- Access to potential new capacity at Port Hedland’s port facility was seen as a key reason behind recent interest by big miners in Atlas Iron.
- However, the junior miner has received notice from the Western Australian Government indicating this access may not be as guaranteed as previously thought.
- The news has sent Atlas shares in a spiral.
Atlas Iron may have just lost some of its appeal to the big miners.
Its shares fell hard today after the junior miner made an announcement saying it may not have the priority it thought it had to develop port facilities in the Pilbara.
The right of Atlas to develop and access berths at Port Hedland, Western Australia, the world’s biggest iron ore port, was seen by some analysts as key to a three-way struggle on the miner’s share register.
At the close, the shares in the takeover target were down 18.1% to $0.036.
Billionaire mining magnates Gina Rinehart and Andrew Twiggy Forrest have both taken key stakes, just under 20% each, in Atlas over the past week.
The holdings effectively block a takeover bid by a third player, Mineral Resources.
Atlas Iron and Mineral Resources, a Perth-based company with a diversified portfolio including significant lithium resources, in April announced a $280 million all scrip takeover.
The offer then was at 3.02 cents a share.
The deal, which would have seen Atlas’s Pilbara iron ore assets consolidated with that of Mineral Resources, is via a Scheme Implementation Deed to acquire all of the shares of Atlas.
However, today Atlas Iron Limited told the market that North West Infrastructure (NWI), of which it is a member, received notice from the state government which implies that NWI does not have a priority right to develop Stanley Point Berths in Port Hedland.
“The Minister has confirmed that Stanley Point Berths 3 and 4 are set aside for junior miners,” Atlas said.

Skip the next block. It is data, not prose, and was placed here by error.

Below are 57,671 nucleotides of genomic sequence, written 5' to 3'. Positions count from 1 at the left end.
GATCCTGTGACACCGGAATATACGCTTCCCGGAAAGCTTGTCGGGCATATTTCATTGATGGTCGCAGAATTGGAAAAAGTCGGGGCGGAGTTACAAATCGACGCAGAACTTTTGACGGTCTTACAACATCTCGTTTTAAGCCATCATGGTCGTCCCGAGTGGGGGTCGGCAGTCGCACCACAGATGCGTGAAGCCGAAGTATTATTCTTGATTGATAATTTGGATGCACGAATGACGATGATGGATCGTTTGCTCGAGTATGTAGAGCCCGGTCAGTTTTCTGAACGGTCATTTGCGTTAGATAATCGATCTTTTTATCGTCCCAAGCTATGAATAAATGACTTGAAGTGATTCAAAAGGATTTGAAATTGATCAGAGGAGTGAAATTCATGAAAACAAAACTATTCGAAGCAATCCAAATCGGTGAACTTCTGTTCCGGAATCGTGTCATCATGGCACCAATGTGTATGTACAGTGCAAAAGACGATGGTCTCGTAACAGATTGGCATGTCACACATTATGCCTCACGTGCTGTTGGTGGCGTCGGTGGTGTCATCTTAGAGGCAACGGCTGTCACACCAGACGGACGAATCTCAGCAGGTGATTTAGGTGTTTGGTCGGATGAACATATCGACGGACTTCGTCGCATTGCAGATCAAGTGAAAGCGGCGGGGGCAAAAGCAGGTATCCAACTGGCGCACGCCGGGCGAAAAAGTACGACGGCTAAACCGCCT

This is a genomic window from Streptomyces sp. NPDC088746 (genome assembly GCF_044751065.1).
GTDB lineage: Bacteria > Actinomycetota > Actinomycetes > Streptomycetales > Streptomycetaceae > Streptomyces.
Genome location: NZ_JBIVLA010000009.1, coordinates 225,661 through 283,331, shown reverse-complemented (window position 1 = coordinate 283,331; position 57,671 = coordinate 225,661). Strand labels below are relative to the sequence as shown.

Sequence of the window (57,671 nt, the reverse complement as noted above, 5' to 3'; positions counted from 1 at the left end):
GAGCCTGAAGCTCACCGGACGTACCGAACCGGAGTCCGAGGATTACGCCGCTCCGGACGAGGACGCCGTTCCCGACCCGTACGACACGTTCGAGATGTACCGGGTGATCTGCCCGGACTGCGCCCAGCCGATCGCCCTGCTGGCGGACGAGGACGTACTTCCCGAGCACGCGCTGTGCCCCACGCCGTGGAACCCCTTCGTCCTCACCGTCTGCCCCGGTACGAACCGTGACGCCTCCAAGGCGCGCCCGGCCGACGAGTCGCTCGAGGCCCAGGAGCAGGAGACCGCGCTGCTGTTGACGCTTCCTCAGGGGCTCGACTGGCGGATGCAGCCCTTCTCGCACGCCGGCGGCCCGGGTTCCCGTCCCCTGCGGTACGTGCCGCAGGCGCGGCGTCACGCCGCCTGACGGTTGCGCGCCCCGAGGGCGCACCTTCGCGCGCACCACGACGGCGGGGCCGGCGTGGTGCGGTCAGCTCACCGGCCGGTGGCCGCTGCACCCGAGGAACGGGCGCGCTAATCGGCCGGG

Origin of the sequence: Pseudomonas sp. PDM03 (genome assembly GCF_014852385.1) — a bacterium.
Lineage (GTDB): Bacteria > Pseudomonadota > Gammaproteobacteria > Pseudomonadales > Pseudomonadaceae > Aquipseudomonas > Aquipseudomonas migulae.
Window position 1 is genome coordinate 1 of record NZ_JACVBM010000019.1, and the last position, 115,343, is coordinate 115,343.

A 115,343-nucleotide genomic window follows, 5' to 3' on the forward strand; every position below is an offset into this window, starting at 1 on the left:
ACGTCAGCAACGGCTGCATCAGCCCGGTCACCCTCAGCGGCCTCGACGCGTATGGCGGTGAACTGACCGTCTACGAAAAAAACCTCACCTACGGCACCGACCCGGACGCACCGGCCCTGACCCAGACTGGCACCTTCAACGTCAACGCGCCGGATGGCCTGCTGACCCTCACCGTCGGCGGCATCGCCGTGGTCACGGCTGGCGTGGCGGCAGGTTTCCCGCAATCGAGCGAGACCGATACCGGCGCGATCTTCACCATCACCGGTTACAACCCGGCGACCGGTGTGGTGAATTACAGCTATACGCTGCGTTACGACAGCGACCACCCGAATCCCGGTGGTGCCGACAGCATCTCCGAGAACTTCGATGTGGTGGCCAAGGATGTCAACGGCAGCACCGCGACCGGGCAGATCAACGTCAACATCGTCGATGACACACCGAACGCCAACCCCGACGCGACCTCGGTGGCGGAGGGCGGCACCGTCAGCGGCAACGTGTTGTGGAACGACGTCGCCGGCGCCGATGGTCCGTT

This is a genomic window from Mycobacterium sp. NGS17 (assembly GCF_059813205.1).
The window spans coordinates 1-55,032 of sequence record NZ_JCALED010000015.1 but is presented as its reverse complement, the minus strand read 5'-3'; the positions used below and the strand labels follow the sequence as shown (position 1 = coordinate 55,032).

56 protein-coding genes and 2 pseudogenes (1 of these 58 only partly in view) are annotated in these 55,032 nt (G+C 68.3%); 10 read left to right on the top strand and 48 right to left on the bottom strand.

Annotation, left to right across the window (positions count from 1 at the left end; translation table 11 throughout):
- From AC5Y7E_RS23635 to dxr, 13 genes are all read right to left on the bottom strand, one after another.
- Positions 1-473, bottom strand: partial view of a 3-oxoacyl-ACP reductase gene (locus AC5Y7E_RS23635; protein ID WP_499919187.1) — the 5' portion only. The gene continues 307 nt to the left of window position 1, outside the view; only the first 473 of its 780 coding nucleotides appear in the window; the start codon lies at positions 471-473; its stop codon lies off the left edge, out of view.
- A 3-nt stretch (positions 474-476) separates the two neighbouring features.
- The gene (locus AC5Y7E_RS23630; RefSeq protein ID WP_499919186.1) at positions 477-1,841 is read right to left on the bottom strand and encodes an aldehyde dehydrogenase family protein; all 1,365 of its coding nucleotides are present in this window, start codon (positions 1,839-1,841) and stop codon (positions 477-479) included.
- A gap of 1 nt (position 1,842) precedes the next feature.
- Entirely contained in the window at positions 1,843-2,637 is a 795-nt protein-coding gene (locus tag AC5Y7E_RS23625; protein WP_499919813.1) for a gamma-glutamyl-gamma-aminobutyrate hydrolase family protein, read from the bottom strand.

“The Minister advises that the Pilbara Ports Authority will assess any application by NWI to develop these berths on its merits in accordance with the Pilbara Ports Authority’s standard port development processes.
“Atlas considers that this position is contrary to the previous stated policy of the Western Australian government and is considering its position with respect to this notice.”
North West Infrastructure is a joint venture between Atlas Iron (63%), Brockman Mining, and FerrAus.
The joint venture planned to develop a port facility with a capacity to export 50 million tonnes a year in the Inner Harbour at Port Hedland.
UBS, in a note to clients, says ownership in Atlas enables Twiggy Forrest’s Fortescue Metals to have input into the port development and perhaps get access to enable it to increase its shipped tonnage.
Last week S&P Global Ratings, citing a potential liquidity crisis, lowered its long-term issuer credit rating on Atlas Iron CCC from B-.
“The downgrade reflects our view that Atlas could face a liquidity crisis or breach its Term Loan B covenant trigger within the next 12 months, in the absence of other cash generative options the company is investigating,” said S&P.
“Atlas Iron’s underlying business and creditworthiness continues to weaken due to higher iron ore grade discounts and higher all-in-cash costs.
“As a result, Atlas Iron’s cash flows from operations are negative, which is likely to deteriorate the company’s cash position.”
Atlas Iron was an early victim of falling iron ore prices. Atlas in April 2015 announced it was mothballing its mines because it was costing more to dig up the ore than buyers were willing to pay.
The crash in iron ore prices was then driven by softening Chinese demand. Since then the company has restructured, global prices have surged and the miner is cash flow positive.
In the latest half year results, Atlas posted a statutory net loss after tax of $21 million. Sales were $308 million, down from $498 million.
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